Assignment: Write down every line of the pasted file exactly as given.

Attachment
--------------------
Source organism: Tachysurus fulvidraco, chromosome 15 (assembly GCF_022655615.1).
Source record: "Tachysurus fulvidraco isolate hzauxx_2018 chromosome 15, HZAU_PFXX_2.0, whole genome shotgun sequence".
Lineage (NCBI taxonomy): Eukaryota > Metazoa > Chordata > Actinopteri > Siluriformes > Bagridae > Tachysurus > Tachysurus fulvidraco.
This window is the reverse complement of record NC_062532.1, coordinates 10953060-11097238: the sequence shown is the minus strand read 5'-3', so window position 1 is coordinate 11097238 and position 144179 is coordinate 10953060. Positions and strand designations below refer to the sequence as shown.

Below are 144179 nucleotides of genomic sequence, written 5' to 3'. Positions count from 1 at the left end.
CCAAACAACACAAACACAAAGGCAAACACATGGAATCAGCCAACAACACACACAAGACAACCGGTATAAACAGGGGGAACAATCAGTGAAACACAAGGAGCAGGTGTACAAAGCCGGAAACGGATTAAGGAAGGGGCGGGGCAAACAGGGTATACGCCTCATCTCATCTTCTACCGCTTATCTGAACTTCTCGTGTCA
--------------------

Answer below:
Source organism: Tachysurus fulvidraco, chromosome 15 (assembly GCF_022655615.1).
Source record: "Tachysurus fulvidraco isolate hzauxx_2018 chromosome 15, HZAU_PFXX_2.0, whole genome shotgun sequence".
Lineage (NCBI taxonomy): Eukaryota > Metazoa > Chordata > Actinopteri > Siluriformes > Bagridae > Tachysurus > Tachysurus fulvidraco.
This window is the reverse complement of record NC_062532.1, coordinates 10953060-11097238: the sequence shown is the minus strand read 5'-3', so window position 1 is coordinate 11097238 and position 144179 is coordinate 10953060. Positions and strand designations below refer to the sequence as shown.

Below are 144179 nucleotides of genomic sequence, written 5' to 3'. Positions count from 1 at the left end.
CCAAACAACACAAACACAAAGGCAAACACATGGAATCAGCCAACAACACACACAAGACAACCGGTATAAACAGGGGGAACAATCAGTGAAACACAAGGAGCAGGTGTACAAAGCCGGAAACGGATTAAGGAAGGGGCGGGGCAAACAGGGTATACGCCTCATCTCATCTTCTACCGCTTATCTGAACTTCTCGTGTCA